Netflix, Inc. (NFLX): Is It Destined for Greatness?

Netflix, Inc.Investors love stocks that consistently beat the Street without getting ahead of their fundamentals and risking a meltdown. The best stocks offer sustainable market-beating gains, with robust and improving financial metrics that support strong price growth. Does Netflix, Inc. (NASDAQ:NFLX) fit the bill? Let’s take a look at what its recent results tell us about its potential for future gains.

What we’re looking for
The graphs you’re about to see tell Netflix’s story, and we’ll be grading the quality of that story in several ways:

Growth: Are profits, margins, and free cash flow all increasing?

Valuation: Is share price growing in line with earnings per share?

Opportunities: Is return on equity increasing while debt to equity declines?

Dividends: Are dividends consistently growing in a sustainable way?

What the numbers tell you
Now, let’s take a look at Netflix’s key statistics:

NFLX Total Return Price Chart

Source: NFLX Total Return Price data by YCharts.

Passing Criteria 3-Year* Change Grade
Revenue growth > 30% 116.1% Pass
Improving profit margin (88%) Fail
Free cash flow growth > Net income growth (106.7%) vs. (85.2%) Fail
Improving EPS (85.4%) Fail
Stock growth (+ 15%) < EPS growth 198.9% vs. (85.4%) Fail

Source: YCharts. * Period begins at end of Q4 2009.

NFLX Return on Equity Chart

Source: NFLX Return on Equity data by YCharts.

Passing Criteria 3-Year* Change Grade
Improving return on equity (93.8%) Fail
Declining debt to equity (54.8%) Pass

Source: YCharts. * Period begins at end of Q4 2009.

How we got here and where we’re going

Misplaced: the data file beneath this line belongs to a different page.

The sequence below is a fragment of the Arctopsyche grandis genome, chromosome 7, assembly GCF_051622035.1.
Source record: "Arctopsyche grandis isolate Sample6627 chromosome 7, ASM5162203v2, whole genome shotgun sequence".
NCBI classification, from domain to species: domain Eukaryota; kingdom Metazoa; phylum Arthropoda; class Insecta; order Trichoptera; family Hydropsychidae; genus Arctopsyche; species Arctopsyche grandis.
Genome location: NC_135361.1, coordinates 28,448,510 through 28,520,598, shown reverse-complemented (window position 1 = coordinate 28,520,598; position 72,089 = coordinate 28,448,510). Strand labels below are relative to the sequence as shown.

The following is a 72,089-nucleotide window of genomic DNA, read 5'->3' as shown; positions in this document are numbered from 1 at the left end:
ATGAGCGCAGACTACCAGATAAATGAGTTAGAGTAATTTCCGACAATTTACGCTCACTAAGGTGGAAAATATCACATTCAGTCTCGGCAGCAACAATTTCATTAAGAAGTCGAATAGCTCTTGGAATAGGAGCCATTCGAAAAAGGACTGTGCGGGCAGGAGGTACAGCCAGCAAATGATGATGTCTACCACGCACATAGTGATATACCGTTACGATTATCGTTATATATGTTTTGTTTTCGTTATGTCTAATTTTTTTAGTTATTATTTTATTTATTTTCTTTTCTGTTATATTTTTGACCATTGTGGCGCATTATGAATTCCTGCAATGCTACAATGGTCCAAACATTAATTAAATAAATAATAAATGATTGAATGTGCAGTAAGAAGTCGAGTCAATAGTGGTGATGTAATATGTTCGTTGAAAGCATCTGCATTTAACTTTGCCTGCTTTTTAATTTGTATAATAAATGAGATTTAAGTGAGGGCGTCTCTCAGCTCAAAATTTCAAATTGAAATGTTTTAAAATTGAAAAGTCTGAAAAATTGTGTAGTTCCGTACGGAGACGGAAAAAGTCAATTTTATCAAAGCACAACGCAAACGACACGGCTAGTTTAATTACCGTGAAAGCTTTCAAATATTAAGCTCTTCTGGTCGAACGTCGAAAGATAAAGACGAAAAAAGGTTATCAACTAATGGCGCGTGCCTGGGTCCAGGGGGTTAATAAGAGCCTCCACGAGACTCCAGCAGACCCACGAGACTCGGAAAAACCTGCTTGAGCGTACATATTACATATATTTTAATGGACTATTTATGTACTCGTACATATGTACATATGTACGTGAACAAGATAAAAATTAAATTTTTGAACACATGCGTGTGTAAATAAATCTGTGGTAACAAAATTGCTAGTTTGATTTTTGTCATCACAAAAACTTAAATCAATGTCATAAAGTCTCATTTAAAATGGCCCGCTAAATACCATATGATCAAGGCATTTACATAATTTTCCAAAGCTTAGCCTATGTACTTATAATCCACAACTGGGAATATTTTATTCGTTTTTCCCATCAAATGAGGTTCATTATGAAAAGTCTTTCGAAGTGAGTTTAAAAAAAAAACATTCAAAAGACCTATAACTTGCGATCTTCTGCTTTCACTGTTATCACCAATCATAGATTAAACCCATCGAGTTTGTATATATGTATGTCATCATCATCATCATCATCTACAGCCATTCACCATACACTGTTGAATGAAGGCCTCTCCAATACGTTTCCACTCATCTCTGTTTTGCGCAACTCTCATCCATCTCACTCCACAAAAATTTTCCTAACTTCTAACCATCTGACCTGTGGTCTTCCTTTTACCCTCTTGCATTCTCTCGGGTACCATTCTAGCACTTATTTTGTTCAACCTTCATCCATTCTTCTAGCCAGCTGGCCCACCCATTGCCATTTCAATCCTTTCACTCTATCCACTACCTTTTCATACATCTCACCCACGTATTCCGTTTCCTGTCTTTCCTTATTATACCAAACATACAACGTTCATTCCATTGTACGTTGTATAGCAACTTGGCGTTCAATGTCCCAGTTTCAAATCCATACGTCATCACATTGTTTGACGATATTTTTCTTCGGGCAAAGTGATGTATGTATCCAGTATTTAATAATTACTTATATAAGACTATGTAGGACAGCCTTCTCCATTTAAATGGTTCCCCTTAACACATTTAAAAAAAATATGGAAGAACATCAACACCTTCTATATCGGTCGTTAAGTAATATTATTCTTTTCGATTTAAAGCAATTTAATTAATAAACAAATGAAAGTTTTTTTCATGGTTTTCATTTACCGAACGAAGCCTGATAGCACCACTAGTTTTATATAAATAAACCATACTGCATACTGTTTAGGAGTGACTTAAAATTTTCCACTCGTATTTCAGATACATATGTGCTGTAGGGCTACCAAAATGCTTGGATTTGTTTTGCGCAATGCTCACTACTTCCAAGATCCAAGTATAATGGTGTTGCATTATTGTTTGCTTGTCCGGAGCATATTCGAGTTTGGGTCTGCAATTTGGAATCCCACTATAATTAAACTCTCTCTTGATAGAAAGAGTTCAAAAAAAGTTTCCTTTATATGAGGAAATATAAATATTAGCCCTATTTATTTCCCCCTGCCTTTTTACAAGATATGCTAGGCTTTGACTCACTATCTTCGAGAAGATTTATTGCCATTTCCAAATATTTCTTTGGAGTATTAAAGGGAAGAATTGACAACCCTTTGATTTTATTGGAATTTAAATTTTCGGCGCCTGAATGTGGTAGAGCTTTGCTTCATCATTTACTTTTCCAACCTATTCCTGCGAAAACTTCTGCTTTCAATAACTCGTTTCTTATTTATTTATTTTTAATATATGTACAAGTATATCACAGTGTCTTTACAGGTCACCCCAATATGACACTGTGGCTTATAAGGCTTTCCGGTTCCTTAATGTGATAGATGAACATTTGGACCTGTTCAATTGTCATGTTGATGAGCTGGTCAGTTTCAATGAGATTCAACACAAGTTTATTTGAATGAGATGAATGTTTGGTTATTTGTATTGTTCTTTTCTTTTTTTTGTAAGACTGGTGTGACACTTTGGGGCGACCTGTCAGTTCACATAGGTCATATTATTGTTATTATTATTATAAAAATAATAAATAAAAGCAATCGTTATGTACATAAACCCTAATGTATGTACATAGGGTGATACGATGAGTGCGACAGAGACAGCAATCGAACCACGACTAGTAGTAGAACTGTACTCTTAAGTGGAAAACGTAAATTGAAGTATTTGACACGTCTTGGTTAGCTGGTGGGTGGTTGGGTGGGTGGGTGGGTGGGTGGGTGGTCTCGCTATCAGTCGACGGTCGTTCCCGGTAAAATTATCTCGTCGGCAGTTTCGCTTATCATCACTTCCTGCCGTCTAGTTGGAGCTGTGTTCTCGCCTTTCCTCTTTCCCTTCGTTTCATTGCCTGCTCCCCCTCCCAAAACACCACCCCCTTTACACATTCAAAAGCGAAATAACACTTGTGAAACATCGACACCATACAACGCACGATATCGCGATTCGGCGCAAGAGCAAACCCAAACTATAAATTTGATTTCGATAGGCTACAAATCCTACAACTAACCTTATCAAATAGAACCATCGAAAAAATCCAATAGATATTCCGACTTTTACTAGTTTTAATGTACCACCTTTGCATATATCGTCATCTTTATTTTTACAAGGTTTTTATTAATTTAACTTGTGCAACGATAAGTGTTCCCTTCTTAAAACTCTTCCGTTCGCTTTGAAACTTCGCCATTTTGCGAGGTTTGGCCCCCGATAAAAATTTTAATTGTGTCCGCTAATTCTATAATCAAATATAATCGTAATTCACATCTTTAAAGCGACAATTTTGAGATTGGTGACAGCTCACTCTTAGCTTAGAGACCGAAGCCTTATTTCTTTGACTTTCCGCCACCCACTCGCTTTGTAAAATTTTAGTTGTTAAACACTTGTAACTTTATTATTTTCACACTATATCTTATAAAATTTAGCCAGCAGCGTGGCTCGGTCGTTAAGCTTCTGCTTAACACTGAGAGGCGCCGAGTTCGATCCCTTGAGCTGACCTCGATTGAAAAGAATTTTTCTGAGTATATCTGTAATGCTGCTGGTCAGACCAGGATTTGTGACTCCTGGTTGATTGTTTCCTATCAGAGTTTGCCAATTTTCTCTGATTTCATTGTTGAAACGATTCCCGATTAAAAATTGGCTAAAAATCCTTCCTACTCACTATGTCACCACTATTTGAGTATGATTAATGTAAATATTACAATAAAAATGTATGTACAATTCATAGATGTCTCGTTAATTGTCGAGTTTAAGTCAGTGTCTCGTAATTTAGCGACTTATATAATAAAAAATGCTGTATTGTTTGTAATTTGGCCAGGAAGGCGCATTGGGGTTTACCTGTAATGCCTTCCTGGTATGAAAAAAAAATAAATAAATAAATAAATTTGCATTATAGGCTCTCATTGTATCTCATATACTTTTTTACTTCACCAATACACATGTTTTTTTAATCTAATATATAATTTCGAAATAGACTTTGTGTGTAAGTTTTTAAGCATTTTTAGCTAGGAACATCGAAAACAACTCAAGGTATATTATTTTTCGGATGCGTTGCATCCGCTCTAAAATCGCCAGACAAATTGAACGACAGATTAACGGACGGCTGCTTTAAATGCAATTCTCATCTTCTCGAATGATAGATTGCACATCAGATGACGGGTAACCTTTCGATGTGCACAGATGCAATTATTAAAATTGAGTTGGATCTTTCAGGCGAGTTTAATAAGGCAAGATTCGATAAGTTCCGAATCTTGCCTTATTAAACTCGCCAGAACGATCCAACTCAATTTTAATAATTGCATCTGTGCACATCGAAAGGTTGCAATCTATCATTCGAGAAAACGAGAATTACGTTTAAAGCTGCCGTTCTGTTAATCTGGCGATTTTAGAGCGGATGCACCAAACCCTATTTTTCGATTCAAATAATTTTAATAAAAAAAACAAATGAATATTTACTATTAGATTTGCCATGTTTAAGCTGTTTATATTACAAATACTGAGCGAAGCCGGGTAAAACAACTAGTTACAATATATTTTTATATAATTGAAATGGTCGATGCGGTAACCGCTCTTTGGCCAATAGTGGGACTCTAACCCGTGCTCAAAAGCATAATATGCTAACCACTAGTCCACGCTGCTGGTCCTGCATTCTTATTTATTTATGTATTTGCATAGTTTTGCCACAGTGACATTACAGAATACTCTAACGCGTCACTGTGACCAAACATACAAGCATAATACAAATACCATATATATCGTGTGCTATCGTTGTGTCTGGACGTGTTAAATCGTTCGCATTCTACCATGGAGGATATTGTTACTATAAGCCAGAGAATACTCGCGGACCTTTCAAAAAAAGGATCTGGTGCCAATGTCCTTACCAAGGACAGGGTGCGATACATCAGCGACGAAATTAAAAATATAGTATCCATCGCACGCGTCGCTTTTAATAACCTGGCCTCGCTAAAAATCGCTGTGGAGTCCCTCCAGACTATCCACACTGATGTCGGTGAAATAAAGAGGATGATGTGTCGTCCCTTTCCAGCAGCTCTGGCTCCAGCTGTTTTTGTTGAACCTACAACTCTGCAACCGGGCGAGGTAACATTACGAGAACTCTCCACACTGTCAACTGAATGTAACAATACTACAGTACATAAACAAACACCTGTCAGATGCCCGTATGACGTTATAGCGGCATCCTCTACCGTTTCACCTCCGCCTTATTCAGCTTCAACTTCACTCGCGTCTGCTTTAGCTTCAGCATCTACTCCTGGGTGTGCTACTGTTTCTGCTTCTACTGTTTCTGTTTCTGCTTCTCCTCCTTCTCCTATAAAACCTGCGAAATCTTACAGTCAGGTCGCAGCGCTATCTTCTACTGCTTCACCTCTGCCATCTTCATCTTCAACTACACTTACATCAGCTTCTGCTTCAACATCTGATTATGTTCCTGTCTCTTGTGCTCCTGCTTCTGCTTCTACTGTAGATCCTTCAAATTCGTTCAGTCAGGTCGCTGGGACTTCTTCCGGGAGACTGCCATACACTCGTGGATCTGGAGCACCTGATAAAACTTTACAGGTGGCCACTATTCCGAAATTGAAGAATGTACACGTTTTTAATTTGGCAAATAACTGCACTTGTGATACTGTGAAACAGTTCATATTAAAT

Netflix’s performance — with the exception of the huge bounce in its stock price — has not been pretty. Investors have to be wondering what’s behind that big bounce and whether it will hold up over the long term. Netflix, Inc. (NASDAQ:NFLX) needs to really clamp down on its costs to improve on a two-out-of-seven performance here. Can it, or will it? Let’s dig a little deeper.

The big news this year isn’t so much Netflix’s progress (although it’s made some), its new in-house shows (although more seem to emerge every week), or its subscriber growth (although that continues apace.) The real story for Netflix shareholders is undoubtedly the massive earnings-related price spike that seems to say “It’s nothing but clear skies ahead.” As a result, much of the commentary has since focused on the share price, and Netflix’s ability to sustain it. Here’s a brief list of some good starting points for further valuation-based research:

Steve Symington’s “How Long Can Netflix Keep Rising?

Rick Munarriz’s “Netflix: Next Stop $225?

Adam Levine-Weinberg’s “Netflix May Not Be Worth as Much as You Think

Anders Bylund’s “What is Netflix Really Worth?